Magazine article Dissent

Why Free College Is Necessary

Magazine article Dissent

Why Free College Is Necessary

Article excerpt

Free college is not a new idea, but, with higher education costs (and student loan debt) dominating public perception, it's one that appeals to more and more people-including me. The national debate about free, public higher education is long overdue. But let's get a few things out of the way.

College is the domain of the relatively privileged, and will likely stay that way for the foreseeable future, even if tuition is eliminated. As of 2012, over half of the U.S. population has "some college" or postsecondary education. That category includes everything from an auto-mechanics class at a forprofit college to a business degree from Harvard. Even with such a broadly conceived category, we are still talking about just half of all Americans.

Why aren't more people going to college? One obvious answer would be cost, especially the cost of tuition. But the problem isn't just that college is expensive. It is also that going to college is complicated. It takes cultural and social, not just economic, capital. It means navigating advanced courses, standardized tests, forms. It means figuring out implicit rules- rules that can change.

Eliminating tuition would probably do very little to untangle the sailor's knot of inequalities that make it hard for most Americans to go to college. It would not address the cultural and social barriers imposed by unequal K-12 schooling, which puts a select few students on the college pathway at the expense of millions of others. Neither would it address the changing social milieu of higher education, in which the majority are now nontraditional students. ("Non-traditional" students are classified in different ways depending on who is doing the defining, but the best way to understand the category is in contrast to our assumptions of a traditional college student-young, unfettered, and continuing to college straight from high school.) How and why they go to college can depend as much on things like whether a college is within driving distance or provides one-on-one admissions counseling as it does on the price.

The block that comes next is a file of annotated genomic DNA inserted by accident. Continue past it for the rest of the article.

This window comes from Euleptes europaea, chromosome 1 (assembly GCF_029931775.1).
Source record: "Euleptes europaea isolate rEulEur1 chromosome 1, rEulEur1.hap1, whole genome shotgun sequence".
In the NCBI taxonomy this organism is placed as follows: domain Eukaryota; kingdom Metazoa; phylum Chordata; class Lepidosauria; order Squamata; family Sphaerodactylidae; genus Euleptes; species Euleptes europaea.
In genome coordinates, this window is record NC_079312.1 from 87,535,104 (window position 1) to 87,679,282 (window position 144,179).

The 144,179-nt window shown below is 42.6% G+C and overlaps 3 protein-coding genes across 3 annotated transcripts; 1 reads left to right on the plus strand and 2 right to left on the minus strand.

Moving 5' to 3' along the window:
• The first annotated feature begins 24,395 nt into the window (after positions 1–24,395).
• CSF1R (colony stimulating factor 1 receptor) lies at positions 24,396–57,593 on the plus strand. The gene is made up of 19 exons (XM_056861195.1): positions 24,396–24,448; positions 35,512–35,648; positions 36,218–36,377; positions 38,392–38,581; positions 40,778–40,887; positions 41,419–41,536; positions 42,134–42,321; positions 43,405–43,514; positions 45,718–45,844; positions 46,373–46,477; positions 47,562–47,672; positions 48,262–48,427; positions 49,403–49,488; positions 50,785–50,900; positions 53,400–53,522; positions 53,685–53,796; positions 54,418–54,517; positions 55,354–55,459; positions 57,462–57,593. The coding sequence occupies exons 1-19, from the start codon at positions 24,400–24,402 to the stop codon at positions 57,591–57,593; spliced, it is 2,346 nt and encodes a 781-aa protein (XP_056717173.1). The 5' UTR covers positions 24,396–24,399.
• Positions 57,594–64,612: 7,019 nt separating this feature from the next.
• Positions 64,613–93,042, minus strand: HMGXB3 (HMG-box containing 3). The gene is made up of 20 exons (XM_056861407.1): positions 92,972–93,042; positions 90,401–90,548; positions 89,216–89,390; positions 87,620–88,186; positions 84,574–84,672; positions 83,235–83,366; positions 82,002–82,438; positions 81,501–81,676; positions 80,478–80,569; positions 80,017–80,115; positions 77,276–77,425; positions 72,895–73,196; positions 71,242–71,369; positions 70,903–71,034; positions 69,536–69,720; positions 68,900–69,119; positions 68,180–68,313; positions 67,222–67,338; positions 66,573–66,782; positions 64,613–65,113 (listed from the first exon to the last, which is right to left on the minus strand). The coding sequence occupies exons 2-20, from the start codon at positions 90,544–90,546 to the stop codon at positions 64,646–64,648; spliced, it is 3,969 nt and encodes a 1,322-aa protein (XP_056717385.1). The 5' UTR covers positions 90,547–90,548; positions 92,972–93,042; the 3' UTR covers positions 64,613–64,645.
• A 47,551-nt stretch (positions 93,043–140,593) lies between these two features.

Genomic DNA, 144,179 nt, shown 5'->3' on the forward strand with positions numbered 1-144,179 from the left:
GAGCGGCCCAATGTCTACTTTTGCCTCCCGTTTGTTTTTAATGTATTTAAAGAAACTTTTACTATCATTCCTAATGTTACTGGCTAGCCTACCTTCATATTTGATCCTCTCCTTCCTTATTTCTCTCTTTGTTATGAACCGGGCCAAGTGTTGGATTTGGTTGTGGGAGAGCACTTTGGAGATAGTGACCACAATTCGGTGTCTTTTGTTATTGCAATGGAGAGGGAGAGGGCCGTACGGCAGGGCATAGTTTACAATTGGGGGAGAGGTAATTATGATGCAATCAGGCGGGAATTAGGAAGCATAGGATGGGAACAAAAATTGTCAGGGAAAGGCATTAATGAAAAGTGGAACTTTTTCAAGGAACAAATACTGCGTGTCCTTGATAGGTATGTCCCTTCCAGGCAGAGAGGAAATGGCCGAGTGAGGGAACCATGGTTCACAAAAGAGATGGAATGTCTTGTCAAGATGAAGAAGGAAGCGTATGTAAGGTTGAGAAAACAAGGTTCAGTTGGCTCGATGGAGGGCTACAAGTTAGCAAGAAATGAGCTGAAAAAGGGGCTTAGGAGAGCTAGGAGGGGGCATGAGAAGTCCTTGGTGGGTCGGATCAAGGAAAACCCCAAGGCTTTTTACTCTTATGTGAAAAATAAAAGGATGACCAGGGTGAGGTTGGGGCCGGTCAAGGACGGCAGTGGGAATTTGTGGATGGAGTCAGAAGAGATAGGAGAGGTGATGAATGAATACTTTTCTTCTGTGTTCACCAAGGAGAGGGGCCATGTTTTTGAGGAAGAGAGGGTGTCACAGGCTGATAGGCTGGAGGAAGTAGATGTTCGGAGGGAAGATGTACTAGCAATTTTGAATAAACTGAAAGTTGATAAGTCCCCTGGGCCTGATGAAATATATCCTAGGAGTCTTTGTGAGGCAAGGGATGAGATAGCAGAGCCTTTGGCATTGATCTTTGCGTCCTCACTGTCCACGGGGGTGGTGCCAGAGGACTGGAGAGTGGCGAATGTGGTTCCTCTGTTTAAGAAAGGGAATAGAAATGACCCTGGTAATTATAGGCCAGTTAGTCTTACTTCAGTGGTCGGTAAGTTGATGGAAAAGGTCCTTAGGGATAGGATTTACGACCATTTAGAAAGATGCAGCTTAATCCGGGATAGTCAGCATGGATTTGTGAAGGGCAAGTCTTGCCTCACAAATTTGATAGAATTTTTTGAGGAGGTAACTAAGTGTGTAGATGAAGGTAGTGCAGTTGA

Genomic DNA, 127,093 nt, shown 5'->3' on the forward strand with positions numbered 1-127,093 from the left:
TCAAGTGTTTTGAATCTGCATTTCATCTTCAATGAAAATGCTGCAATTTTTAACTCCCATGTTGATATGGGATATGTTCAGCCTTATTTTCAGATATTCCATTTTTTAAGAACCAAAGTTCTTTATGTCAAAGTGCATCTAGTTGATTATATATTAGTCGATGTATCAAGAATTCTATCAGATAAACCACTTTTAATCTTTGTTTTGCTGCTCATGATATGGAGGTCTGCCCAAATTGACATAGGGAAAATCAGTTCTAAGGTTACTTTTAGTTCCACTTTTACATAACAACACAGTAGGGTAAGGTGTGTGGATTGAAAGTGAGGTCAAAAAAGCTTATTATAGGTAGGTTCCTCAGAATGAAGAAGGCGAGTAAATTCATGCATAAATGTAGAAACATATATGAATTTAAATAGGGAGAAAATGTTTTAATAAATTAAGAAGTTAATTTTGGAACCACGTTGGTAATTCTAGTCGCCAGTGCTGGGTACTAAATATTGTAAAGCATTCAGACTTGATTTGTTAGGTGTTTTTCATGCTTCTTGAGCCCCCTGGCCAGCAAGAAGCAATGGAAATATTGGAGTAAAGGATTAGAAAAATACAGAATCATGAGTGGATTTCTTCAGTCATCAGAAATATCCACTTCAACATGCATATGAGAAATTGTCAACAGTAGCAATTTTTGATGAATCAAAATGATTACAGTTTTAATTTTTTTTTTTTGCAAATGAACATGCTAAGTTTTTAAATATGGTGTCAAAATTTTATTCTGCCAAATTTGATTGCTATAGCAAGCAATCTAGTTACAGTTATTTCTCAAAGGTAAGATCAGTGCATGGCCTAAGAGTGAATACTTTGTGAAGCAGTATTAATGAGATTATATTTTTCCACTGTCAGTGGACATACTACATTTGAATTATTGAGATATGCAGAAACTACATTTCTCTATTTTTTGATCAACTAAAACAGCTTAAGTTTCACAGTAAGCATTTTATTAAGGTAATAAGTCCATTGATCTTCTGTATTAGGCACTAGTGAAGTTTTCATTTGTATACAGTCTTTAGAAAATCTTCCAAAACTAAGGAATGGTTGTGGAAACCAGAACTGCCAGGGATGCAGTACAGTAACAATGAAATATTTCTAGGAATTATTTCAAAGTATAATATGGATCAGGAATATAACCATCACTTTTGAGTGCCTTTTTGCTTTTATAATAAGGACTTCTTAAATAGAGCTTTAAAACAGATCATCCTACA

Given all of these factors, free college would likely benefit only an outlying group of students who are currently shut out of higher education because of cost-students with the ability and/or some cultural capital but without wealth. In other words, any conversation about college is a pretty elite one even if the word "free" is right there in the descriptor.

The discussion about free college, outside of the Democratic primary race, has also largely been limited to community colleges, with some exceptions by state. Because I am primarily interested in education as an affirmative justice mechanism, I would like all minority-serving and historically black colleges (HBCUs)-almost all of which qualify as four-year degree institutions-to be included. HBCUs disproportionately serve students facing the intersecting effects of wealth inequality, systematic K-12 disparities, and discrimination. For those reasons, any effort to use higher education as a vehicle for greater equality must include support for HBCUs, allowing them to offer accessible degrees with less (or no) debt.

The Obama administration's free community college plan, expanded in July to include grants that would reduce tuition at HBCUs, is a step in the right direction. Yet this is only the beginning of an educational justice agenda. An educational justice policy must include institutions of higher education but cannot only include institutions of higher education. …

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